Wonder of the World ABHANERI Step-well Jaipur - under the moonlight

  • Article and pictures tell why Abhaneri step-well is a wonder of the world, built in 8-9th century.

Last autumn, my son had planned a weekend trip to Alwar with his friends. While they were drawing up their plans, as is my habit, I searched online “places to visit near Alwar.” And that’s how I discovered this hidden little jewel of Rajasthan, called Abhaneri.

There were primarily only two things of importance - a stepwell and a temple, both more than a thousand years old. I am a sucker for history and everything from the past. Also, I find stepwells or baolis/baoris as they’re locally called, very intriguing. I had already seen a few around Delhi but made a note of this one in my head.

 Sourced from twitter. Help with credits.

Abhaneri means a city on which the “moon shines”. The step-well is called Chand Baori - named after King Chand Raja, who built it, in the 8-9th CE. Yes, it is older than the more well-known marvels like the Taj Mahal, Khajuraho, or the Chola temples. Not only is it the oldest but it’s also the deepest and largest stepwell in India.

For those who might not know, baoris were made in olden times, especially in hot and arid lands, to serve as water reservoirs.



My family and I made a trip to Abhaneri, last winter. Located in Dausa district of Rajasthan, Abhaneri is easily accessible from Delhi (210 km), Jaipur (95 km) and Agra (155 km). Despite that, the tourist footfall was not much. One could see the neglect and lack of interest in promoting an architectural heirloom like that. The gentleman at the ticket window said, the state tourism department prioritizes only the more popular places like Jaipur and Udaipur. One could see that the village-folk living in the surrounding areas also are losing out on a more robust livelihood.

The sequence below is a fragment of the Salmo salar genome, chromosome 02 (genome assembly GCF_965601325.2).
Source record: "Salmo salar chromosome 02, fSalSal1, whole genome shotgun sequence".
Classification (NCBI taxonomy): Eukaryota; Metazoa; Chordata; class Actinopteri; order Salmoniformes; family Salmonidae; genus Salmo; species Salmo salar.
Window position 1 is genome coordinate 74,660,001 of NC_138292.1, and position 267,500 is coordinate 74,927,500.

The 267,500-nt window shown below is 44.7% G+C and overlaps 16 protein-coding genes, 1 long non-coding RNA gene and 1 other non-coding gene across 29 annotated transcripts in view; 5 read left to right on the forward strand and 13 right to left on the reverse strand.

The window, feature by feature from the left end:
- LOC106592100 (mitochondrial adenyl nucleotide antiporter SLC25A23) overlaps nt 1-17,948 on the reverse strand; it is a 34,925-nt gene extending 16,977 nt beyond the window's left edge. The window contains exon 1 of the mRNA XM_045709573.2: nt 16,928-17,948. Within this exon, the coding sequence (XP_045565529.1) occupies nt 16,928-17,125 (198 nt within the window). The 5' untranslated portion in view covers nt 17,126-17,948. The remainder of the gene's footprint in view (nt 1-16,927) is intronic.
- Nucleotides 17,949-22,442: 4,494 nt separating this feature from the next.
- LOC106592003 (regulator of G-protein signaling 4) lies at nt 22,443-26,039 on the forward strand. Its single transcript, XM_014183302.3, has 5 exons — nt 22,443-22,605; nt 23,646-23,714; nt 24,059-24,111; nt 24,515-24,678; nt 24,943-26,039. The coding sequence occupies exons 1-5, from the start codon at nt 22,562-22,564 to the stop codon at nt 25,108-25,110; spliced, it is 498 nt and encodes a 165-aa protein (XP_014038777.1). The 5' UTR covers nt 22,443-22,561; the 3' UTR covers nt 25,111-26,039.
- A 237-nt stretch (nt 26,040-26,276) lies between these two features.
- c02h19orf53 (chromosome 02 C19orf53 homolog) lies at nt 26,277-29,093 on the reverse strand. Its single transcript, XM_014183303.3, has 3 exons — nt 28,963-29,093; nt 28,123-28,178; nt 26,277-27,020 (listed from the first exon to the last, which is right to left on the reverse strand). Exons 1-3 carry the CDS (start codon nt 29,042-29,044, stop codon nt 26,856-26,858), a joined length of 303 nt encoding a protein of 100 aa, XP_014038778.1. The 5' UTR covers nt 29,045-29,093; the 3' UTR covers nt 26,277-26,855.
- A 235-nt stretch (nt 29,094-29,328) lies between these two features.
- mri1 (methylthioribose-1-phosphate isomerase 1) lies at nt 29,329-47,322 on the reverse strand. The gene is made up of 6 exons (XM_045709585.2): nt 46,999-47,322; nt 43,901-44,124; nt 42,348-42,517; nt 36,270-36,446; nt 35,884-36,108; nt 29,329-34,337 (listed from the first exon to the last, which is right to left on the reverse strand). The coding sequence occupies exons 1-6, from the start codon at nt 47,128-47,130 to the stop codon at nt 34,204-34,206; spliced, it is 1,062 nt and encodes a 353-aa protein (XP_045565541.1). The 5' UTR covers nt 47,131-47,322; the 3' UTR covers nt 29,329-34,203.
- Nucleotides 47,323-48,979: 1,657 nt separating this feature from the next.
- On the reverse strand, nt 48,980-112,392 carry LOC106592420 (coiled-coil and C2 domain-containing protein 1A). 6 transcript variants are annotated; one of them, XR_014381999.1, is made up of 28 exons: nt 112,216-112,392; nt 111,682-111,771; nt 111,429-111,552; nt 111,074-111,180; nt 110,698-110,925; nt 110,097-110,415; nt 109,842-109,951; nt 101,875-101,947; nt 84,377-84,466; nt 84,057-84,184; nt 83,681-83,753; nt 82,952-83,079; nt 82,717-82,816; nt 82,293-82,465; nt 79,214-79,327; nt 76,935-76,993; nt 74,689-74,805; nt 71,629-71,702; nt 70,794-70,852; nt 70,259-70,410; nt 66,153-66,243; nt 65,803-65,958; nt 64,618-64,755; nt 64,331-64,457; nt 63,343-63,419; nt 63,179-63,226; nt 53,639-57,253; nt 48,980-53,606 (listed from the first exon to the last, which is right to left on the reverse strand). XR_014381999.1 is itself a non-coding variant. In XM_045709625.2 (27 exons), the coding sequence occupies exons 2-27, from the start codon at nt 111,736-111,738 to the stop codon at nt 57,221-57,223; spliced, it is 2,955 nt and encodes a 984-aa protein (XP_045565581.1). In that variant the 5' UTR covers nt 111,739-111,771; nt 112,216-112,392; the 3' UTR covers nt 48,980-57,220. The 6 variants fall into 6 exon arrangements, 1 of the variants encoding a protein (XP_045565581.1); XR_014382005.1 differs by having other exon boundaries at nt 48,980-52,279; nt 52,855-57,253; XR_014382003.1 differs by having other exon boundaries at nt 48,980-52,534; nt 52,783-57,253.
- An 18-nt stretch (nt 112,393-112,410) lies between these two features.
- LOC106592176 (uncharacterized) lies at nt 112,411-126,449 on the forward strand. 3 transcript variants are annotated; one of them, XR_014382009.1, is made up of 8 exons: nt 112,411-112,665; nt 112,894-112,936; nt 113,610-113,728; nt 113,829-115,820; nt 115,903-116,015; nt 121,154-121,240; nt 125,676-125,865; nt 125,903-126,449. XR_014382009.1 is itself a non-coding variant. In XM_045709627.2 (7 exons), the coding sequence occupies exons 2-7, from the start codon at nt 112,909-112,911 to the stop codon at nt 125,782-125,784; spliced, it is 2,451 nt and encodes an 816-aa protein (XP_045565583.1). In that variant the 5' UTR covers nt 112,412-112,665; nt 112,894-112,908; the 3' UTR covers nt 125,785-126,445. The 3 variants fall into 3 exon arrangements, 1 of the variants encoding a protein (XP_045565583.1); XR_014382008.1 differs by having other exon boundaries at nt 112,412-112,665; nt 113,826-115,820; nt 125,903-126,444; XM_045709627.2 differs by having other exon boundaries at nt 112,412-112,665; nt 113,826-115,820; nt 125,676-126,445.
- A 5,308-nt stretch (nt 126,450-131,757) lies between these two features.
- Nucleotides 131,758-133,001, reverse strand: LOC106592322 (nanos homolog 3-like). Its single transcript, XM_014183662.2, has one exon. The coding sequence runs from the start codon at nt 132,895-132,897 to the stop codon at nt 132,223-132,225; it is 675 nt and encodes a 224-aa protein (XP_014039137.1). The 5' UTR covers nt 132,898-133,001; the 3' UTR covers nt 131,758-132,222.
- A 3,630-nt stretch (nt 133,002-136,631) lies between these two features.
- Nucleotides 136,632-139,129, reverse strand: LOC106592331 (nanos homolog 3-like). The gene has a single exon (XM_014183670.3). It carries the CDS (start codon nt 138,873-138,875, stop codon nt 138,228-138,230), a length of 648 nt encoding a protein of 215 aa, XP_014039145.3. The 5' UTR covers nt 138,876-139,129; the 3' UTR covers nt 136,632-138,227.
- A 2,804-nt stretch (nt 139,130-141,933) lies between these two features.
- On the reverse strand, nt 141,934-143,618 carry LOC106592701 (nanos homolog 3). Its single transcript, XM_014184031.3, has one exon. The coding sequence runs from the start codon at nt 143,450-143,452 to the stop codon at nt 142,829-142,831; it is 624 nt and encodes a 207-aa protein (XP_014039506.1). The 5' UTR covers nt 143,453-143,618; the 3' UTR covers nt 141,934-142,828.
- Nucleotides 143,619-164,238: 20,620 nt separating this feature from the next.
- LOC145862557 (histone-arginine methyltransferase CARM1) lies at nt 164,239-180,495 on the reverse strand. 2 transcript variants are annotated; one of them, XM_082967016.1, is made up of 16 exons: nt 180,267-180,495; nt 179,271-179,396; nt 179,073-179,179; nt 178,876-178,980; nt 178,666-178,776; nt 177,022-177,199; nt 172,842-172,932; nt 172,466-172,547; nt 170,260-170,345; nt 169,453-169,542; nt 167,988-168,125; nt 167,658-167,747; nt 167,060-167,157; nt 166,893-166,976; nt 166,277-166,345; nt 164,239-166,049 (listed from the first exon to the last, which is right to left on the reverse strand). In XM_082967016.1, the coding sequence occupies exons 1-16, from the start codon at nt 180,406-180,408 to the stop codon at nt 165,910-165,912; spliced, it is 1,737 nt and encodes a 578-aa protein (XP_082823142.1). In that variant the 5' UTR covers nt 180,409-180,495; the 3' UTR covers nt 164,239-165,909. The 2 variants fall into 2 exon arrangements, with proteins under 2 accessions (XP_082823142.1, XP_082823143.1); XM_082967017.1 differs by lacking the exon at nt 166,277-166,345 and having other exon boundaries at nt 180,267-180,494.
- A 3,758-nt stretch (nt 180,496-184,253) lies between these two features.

The stepwell consists of 3 flights of stairs that descend into the earth with an elaborate palace on one side, overlooking the tank in the centre. The flight of stairs and the palace are arranged in a square pattern with thirteen stories and 3500 steps in all. Even today, this 64-ft deep baoli has water which fills up a good deal during monsoons. The first look at it leaves you awestruck. It’s astonishing to find the stepwell still in almost-perfect condition looking absolutely regal and geometrically perfect.



 Side view, see water bottom of pic. 

You aren’t allowed inside the different levels of the palace as it needs repairs at places and until then it would stay off-limits. A look around the baori and you see a long corridor running on three sides which holds dozens of beautifully carved stone idols of various gods and goddesses which must have once been a part of the adjoining temple. The guide highlighted some images of Shiva in red sandstone, Shiva meditating and Shiva with Parvati - which he emphasised on, that day being the Valentine’s Day! Then there was Vishnu in the Kalki avatar and as Parashurama, Karthikeyan, Mahishasurmardin, a panel of Brahma, Vishnu and Mahesh, carved columns and so on.


Shiv Parvati with faces damaged.

The temple is right next to the baori. It’ is dedicated to Harshata Mata - the Goddess of Happiness! A local we met, said, it used to be a ritual to wash hands and feet at Chand Baori before paying obeisance at the temple. The temple was constructed in the 8th CE but most of it was pillaged by invader Mahmud Ghazni in the 10th CE. In fact, hundreds of broken and mutilated idols can still be seen all around the periphery of the temple.


What’s a pleasure to see, is that, the temple still looks resplendent, sitting on a raised platform, with a flight of stairs in the front, leading into the mandapa or the pillared pavilion which further leads into the sanctum sanctorum. 

It was a beautiful sunny day. From the temple you could look at the vast green fields and little hutments for miles all around.

An annual 3-day Abhaneri festival happens at the beginning of Sharad Navratras. We were done in half-a-day. Before leaving, as is the ritual, I went looking for some souvenirs at the couple of small shops, right outside. Then enroute Delhi we stopped at Alwar for the choicest chaat and rasmalai. And of course, it would have been a sacrilege to leave Alwar without an assortment of different milk cakes.

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To see album on Abhaneri Step-well

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